Second, even if the management agreement had not used the word “expiration,” the way to make it clear that the operating agreement applied to all kinds of termination would have been to refer in the operating agreement to “termination in accordance with section 1.3, section 21.1, or section 21.2,” or some such. That’s because section 1.3 of the management agreement used the word “nonrenewal,” meaning that if you’re not specific in the operating agreement, having section 1.3 fall within the scope of a reference to “termination” would require investigating how the management agreement refers to the effect of section 1.3. Although the end result would probably be the same (as long as the management agreement didn’t use the word “expiration”), it would be simpler if you could avoid having to making that leap in deduction.
So don’t use expiration, and consider referring to the appropriate section numbers when you’re referring to the grounds for termination of some other contract.
10 thoughts on “Yet More on “Termination””
I often see contracts that use the phrase “termination or expiry” in several places. I sometimes include an interpretation provision that states that termination includes expiry, which avoids the need for this repetitive phrase.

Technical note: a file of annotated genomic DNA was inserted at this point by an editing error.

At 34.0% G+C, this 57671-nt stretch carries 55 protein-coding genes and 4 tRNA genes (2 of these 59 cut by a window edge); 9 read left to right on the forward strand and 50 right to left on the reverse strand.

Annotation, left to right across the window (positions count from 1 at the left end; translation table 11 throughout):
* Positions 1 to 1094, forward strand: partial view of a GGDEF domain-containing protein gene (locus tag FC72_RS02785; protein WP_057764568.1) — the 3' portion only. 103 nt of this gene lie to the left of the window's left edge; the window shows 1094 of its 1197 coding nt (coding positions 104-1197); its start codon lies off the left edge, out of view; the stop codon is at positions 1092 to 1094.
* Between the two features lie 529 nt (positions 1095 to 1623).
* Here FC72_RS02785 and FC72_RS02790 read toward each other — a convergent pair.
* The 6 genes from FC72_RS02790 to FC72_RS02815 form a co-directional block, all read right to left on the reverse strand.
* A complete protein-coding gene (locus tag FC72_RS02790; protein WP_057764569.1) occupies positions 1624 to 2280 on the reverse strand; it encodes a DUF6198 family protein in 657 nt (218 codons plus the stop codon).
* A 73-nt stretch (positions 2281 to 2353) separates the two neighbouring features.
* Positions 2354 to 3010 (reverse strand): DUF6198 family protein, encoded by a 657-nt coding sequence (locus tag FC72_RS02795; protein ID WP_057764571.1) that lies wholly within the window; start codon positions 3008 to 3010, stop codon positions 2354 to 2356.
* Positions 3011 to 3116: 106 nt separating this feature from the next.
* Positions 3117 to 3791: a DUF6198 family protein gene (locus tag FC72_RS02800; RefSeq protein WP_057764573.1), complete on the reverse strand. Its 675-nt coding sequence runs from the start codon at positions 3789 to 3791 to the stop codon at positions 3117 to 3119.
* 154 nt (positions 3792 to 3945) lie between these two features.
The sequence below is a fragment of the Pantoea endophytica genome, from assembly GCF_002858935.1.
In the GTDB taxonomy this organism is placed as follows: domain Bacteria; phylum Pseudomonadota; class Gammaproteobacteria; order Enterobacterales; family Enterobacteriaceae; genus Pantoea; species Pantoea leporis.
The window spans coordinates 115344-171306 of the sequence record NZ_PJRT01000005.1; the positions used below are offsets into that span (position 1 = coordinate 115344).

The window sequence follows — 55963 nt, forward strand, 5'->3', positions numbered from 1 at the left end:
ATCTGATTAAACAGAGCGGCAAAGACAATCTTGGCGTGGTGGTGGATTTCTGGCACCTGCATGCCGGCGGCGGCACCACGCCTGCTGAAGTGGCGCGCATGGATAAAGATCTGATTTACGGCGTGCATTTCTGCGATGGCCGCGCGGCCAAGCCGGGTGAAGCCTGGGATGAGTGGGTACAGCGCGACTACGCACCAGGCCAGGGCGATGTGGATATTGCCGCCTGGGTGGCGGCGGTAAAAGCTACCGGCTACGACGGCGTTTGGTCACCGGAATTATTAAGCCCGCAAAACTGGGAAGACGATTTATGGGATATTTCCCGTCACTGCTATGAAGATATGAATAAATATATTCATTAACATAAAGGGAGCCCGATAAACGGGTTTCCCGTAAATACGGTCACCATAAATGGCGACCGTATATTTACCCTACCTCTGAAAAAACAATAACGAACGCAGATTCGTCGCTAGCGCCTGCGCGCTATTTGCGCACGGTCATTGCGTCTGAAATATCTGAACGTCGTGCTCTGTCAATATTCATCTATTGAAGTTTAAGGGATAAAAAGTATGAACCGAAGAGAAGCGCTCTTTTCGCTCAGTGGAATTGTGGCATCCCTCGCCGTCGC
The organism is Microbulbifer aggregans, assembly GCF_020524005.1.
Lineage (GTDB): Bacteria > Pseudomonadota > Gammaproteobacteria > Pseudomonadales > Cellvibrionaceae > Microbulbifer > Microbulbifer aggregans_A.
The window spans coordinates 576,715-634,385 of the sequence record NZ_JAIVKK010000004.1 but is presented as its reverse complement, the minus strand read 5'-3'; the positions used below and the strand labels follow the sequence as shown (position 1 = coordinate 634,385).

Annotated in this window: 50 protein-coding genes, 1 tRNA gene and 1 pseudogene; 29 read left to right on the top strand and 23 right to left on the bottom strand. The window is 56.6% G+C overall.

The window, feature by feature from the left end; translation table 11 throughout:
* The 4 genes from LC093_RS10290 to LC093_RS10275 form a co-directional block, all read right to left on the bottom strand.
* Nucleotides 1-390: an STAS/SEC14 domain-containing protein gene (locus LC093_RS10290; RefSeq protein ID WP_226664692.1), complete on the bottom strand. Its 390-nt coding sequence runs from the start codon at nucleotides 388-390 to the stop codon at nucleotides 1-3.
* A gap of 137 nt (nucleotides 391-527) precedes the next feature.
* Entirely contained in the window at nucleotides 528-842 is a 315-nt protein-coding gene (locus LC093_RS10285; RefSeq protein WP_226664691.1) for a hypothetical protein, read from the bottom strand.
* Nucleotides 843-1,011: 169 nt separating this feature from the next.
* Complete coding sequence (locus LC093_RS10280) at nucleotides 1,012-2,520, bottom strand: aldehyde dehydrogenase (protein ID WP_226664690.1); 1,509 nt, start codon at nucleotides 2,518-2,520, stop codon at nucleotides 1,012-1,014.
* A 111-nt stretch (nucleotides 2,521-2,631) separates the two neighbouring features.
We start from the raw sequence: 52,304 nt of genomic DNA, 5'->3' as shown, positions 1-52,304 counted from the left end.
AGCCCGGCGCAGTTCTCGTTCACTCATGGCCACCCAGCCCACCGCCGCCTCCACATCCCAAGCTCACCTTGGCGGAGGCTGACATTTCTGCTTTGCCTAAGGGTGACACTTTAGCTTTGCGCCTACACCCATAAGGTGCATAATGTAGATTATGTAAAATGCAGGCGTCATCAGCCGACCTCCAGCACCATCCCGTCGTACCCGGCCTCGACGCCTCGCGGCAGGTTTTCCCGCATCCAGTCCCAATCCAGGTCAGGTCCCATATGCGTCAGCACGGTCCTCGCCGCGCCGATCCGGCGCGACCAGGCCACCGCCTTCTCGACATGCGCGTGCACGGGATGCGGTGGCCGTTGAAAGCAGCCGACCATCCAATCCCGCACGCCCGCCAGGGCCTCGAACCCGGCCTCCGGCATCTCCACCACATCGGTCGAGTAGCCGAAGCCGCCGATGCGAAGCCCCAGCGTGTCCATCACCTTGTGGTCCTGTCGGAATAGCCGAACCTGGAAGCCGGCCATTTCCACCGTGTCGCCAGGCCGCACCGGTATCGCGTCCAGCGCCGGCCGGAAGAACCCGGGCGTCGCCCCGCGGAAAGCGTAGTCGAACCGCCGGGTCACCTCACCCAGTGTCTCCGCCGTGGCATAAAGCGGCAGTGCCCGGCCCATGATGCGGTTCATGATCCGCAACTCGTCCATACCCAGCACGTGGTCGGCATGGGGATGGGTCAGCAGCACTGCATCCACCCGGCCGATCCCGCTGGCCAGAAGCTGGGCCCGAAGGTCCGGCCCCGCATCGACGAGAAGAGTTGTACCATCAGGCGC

Mark: I avoid the need for the phrase by not using the phrase! Ken
Yes well, in an ideal world we would be able to use whatever phrase we use. But all too often we have to pick and choose which issues are important enough to dig in our heels over, and in Mark’s example, I can easily see how it would be easier to get the other side to agree to a change in an interpretation clause than change their wording throughout the contract. While I generally agree with your point of view Ken, all too often I find myself in the frustrating position of asking for revisions which result in awkward (but understandable) language, simply because the better solution would involve more changes to the other side’s precious contract tthan they are willing to accept. *Sigh*